Comedy Central launched its “Corporate Retreat” initiative on Monday at the new Upright Citizens Brigade East Village venue (UCBeast) in New York City. The twice-monthly event will showcase comedy shows—some live, some tapings—across the brand’s platforms, including online, mobile and records.
 
It’s not a bad way to stay in touch with the burgeoning comic scene. One of the Retreat’s goals, says Lisa Leingang, SVP, Original Programming & Development for Comedy Central, is to keep tabs on “the ever-changing world of NY comedy, by simply presenting the community with an opportunity to get on stage.”
 
Monday’s event, which featured more experienced comics, kicked off with a low key routine from “The Daily Show with Jon Stewart” writer and correspondent Wyatt Cenac and closed with the saucy and seemingly fearless Amy Schumer, best known for roasting Charlie Sheen. Other talent included the wig-wearing John Roberts, Kurt Metzger and John Mulaney, who will debut his own show on the net in January.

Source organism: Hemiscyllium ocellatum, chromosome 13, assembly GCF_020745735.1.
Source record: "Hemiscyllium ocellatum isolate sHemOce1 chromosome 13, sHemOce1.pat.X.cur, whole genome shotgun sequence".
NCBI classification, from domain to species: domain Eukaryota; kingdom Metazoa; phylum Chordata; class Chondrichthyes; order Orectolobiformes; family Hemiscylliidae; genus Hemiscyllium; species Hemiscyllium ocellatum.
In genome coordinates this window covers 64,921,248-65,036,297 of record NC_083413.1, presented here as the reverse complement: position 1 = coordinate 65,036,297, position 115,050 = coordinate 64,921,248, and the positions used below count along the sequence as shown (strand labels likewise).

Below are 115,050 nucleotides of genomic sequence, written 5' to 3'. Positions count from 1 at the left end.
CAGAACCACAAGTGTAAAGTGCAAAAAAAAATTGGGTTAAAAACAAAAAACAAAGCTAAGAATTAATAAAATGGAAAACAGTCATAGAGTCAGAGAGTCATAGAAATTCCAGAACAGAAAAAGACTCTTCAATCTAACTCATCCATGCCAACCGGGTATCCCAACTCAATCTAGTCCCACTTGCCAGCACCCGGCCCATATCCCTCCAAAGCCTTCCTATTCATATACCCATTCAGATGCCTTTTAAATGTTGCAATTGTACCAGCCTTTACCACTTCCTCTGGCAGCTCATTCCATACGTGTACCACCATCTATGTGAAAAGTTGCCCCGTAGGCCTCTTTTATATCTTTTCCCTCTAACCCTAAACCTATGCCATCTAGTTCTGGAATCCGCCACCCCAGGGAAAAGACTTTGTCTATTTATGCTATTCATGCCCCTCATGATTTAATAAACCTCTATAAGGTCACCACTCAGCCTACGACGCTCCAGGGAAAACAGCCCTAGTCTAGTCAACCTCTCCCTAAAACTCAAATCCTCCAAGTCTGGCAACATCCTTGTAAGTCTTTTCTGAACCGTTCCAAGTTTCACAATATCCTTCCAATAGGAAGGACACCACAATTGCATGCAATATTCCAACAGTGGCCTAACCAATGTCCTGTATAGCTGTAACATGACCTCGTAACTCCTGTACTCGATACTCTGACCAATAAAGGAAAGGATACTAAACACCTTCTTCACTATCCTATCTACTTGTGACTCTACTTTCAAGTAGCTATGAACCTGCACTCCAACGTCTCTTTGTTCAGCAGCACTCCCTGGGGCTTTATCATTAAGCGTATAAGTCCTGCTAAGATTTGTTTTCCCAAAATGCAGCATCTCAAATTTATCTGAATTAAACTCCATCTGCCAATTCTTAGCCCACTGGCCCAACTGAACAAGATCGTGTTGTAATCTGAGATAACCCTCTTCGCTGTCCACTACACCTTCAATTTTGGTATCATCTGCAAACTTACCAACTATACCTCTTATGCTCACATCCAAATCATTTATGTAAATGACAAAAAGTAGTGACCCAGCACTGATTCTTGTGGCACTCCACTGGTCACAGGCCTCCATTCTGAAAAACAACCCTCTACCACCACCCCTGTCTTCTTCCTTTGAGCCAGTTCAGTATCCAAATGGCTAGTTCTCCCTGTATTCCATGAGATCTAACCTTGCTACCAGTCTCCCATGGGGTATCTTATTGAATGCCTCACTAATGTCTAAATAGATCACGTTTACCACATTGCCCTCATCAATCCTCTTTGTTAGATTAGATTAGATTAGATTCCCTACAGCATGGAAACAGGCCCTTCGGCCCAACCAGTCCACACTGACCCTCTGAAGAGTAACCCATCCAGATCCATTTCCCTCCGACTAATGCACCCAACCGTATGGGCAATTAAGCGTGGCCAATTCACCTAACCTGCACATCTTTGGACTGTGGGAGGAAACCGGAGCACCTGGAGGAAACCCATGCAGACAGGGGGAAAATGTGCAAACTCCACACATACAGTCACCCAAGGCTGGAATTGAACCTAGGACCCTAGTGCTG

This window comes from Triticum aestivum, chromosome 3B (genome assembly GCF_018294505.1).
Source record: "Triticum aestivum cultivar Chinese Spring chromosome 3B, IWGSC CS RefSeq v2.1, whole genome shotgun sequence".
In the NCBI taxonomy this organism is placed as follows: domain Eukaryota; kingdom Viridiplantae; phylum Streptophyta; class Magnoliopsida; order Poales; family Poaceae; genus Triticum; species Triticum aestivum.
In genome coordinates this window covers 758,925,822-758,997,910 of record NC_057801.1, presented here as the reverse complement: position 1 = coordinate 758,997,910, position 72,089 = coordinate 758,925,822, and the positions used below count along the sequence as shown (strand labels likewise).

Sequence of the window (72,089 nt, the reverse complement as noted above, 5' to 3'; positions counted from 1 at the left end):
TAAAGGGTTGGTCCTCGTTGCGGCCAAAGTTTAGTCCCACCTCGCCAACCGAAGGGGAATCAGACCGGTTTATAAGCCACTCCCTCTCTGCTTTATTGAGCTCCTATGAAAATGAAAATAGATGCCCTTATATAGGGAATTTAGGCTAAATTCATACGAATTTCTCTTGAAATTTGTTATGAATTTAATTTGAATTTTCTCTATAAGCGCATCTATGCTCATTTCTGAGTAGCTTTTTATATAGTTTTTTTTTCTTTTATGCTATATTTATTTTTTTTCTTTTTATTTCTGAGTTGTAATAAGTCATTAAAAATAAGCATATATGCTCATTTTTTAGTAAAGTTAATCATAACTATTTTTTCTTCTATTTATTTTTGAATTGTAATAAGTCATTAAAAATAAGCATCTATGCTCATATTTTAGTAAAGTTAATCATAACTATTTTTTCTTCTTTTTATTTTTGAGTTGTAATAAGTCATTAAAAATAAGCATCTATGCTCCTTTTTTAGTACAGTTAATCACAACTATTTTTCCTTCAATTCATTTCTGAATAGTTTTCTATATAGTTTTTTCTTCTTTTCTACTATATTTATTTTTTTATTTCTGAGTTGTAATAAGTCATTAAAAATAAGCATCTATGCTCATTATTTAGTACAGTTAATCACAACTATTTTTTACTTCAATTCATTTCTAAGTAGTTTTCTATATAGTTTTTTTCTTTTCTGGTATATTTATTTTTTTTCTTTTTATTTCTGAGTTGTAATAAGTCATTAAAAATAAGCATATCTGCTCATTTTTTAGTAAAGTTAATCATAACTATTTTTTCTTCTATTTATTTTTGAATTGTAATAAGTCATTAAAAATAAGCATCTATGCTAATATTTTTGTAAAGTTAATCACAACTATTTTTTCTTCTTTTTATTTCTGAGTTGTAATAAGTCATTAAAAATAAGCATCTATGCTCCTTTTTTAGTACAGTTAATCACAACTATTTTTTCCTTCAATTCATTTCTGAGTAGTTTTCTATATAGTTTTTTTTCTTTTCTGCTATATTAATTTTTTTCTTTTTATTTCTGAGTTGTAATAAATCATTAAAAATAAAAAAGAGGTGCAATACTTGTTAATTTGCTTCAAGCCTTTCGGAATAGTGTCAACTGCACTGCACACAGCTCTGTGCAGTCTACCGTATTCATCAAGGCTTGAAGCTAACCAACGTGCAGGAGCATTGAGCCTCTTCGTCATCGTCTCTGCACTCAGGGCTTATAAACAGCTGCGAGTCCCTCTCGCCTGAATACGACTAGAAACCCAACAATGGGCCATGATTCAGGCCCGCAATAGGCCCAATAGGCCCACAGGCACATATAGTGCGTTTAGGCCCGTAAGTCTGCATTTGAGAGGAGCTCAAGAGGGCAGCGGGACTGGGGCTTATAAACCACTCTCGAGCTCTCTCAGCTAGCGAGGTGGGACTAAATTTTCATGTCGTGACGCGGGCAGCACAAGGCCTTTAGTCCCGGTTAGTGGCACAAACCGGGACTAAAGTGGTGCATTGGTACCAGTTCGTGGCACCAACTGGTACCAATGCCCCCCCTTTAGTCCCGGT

Prior to the live portion, CS showed a video inaugurating the first corporate retreat, featuring various comedians (disguised as run-of-the-mill office employees) ironically singing the praises of Viacom’s “always funny” corporate culture.
 
“Daily Show” Correspondent Jason Jones, for instance, noted that there’s no way that Viacom could be an evil corporation, and cited the presence of a ping pong table as evidence. Gilbert Godfrey played a receptionist, who greeted people with a friendly voice "that says you’re in funny hands.” And “The Marriage Ref” host Tom Papa, dressed to the nines, remarked that he’d finally made it at Comedy Central. But alas, a camera pan out reveals he’s actually an elevator attendant.
 
Next up on the corporate agenda is a performance from amateur comics looking to score a deal with Comedy Central Records. One of the net’s core initiatives is developing talent, said Leingang, and the Retreat should attract a slew of new hopefuls. “Our relationship with the comedy community is strengthened by giving comics a place to work out new material, develop a show idea in a live setting as well as scouting up-and-coming new voices.” 

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